In other words, the quantum mechanical effects of the earth/moon system are completely unobservable.

  4. 4

    “there is no quantum to classical transition”
    What my teachers taught me (and me being stubborn back then as I am now it took one teacher quite a long time) is that every single classical event accurately can be described by QM. Thus classical theory is a simplification of QM. I clearly remember I had to do the calculation connected to this with the aid of the correspondence principle.
    So the transition to me always has meant the grey area where classical theory gradually begins to become inaccurate. Therefor this

    “even macroscopic objects must obey the laws governing quantum fields” doesn’t surprise me at all. We only continue to use classical physics because its calculations are so much easier.

  5. 5

    a calculation.

  6. 6
    Jenora Feuer

    Of course, super-cooling Helium can lead to all sorts of fun.

    Via de Broglie, the wavelength is inversely proportional to the momentum, so if you cool helium enough, the wavelengths of the entire atom can get large enough to overlap other atoms.

    He4 has a total integral spin, so it acts as a boson, allowing the overlap. This results in the odd ‘superfluid’ state of He4 where it can start siphoning itself out of any non-sealed container, reached at about 2 Kelvin.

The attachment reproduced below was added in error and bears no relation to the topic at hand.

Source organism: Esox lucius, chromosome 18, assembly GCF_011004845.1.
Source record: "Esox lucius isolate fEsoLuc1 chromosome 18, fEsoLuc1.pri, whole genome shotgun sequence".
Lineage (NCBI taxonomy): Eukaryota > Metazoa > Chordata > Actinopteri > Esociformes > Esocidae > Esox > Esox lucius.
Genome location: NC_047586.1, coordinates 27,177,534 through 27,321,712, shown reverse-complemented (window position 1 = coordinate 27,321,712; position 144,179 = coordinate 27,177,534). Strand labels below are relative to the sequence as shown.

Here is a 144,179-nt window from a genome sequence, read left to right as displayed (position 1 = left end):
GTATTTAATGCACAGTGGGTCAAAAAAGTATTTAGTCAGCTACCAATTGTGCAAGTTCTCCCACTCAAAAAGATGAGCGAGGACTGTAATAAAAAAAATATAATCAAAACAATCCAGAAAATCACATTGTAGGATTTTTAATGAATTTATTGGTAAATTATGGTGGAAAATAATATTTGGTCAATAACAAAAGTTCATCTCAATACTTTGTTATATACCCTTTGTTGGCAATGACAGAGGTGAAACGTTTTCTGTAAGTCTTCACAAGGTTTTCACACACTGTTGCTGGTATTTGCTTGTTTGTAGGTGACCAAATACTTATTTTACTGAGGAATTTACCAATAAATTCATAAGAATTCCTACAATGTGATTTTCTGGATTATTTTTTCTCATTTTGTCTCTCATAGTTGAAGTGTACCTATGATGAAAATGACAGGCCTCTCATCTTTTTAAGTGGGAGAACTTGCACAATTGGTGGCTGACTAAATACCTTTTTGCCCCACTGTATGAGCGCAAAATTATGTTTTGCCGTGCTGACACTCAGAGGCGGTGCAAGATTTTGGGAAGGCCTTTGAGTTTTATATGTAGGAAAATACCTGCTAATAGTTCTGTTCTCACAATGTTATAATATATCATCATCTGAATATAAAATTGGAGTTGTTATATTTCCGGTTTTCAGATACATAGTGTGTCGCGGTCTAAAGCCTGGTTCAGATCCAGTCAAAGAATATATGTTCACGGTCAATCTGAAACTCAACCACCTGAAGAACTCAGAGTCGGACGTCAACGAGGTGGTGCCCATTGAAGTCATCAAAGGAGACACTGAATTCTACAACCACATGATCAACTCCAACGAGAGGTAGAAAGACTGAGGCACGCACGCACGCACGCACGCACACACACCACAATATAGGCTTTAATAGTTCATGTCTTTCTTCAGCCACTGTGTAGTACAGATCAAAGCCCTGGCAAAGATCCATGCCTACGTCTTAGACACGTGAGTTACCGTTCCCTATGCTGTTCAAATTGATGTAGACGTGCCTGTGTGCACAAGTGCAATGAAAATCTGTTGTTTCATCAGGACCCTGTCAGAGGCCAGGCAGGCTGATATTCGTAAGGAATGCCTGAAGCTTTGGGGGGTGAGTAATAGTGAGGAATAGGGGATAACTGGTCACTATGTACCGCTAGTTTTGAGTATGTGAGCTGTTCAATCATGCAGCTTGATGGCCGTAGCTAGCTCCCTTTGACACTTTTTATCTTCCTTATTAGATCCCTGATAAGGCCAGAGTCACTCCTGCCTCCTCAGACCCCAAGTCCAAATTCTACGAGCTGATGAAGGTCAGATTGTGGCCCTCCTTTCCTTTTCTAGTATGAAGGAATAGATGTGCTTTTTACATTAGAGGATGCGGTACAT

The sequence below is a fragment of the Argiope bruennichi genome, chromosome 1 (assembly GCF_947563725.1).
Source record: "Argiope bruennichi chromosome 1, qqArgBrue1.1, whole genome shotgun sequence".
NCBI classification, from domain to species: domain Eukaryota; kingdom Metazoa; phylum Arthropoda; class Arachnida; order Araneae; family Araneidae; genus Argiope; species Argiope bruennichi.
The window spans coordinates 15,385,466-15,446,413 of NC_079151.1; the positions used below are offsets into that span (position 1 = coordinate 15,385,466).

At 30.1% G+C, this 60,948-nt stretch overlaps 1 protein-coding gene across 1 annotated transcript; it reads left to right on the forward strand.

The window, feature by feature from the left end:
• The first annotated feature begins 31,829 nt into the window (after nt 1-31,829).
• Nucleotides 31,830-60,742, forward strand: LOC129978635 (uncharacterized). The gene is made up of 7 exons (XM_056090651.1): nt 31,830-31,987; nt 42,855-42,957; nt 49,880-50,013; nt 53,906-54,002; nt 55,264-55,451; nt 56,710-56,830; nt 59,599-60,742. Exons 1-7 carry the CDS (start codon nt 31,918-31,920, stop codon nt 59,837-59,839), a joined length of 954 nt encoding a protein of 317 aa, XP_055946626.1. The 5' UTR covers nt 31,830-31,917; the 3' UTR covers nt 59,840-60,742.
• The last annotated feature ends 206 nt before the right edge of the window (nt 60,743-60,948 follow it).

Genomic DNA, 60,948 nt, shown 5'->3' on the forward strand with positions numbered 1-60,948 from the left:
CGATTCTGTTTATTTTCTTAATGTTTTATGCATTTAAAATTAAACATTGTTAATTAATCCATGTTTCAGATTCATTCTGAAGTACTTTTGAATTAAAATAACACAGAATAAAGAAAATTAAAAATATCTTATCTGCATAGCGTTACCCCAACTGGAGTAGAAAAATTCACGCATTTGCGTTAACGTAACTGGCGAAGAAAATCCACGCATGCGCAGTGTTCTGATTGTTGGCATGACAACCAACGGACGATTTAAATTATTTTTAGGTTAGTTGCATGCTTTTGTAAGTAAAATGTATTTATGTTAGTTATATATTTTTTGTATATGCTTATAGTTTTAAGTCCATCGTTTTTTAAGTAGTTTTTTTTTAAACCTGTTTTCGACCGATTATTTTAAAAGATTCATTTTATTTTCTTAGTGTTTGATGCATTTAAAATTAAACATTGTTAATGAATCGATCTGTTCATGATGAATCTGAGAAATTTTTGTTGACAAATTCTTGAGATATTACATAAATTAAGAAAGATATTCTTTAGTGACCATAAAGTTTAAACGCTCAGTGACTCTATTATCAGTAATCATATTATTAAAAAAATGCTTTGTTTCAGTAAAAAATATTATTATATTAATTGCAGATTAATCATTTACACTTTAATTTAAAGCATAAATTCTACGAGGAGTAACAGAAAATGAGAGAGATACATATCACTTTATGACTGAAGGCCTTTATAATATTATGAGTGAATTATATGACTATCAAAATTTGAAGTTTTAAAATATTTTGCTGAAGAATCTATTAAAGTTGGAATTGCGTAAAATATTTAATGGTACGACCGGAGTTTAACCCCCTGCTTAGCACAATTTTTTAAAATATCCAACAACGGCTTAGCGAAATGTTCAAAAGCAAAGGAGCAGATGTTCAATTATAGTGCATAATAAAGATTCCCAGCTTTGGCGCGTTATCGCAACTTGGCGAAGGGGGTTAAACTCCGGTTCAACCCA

He3 has a total non-integral spin, so it acts as a fermion, and He3 will still act as a normal liquid until the temperature gets so low (about 2 milliKelvin) that we get bound Cooper pairs forming which collectively act as bosons. Only then does it shift into superfluid mode.

  7. 7
    Rob Grigjanis

    Gregory, a free neutron decays because it has two d quarks and one u quark, and a d quark can decay to a u via the weak interaction. A proton (with or without the electron which makes it a hydrogen atom) is stable because there is no lower energy state that it can decay to (not in the Standard Model, anyway).

    A neutron in a nucleus (and therefore the nucleus itself) is more stable because decaying to a proton so close to other protons is not energetically favourable.

  8. 8

    The problem is that the energy levels and the angular momentum levels are so close together that they are indistinguishable from a continuum. Thus, no useful information arises of such an exercise which is why it is not done in the books on quantum mechanics.

    Really? That sounds like a great calculation to do in a quantum mechanics textbook. No practical use, but very informative about why we see continuums in nature. But then I don’t do calculations of that kind, so my opinion is of limited value. :)

  9. 9

    Of course, the other problem is that, as we sit here today, we can’t do relativistic quantum gravity calculations because there is no theory of quantum gravity. In addition to which any quantum gravity theory that involved the exchange of massless spin 2 gravitons is unrenormalizable so it won’t fit in with the current standard model (all field theories involving particles with spin higher then 1 are unrenormalizable).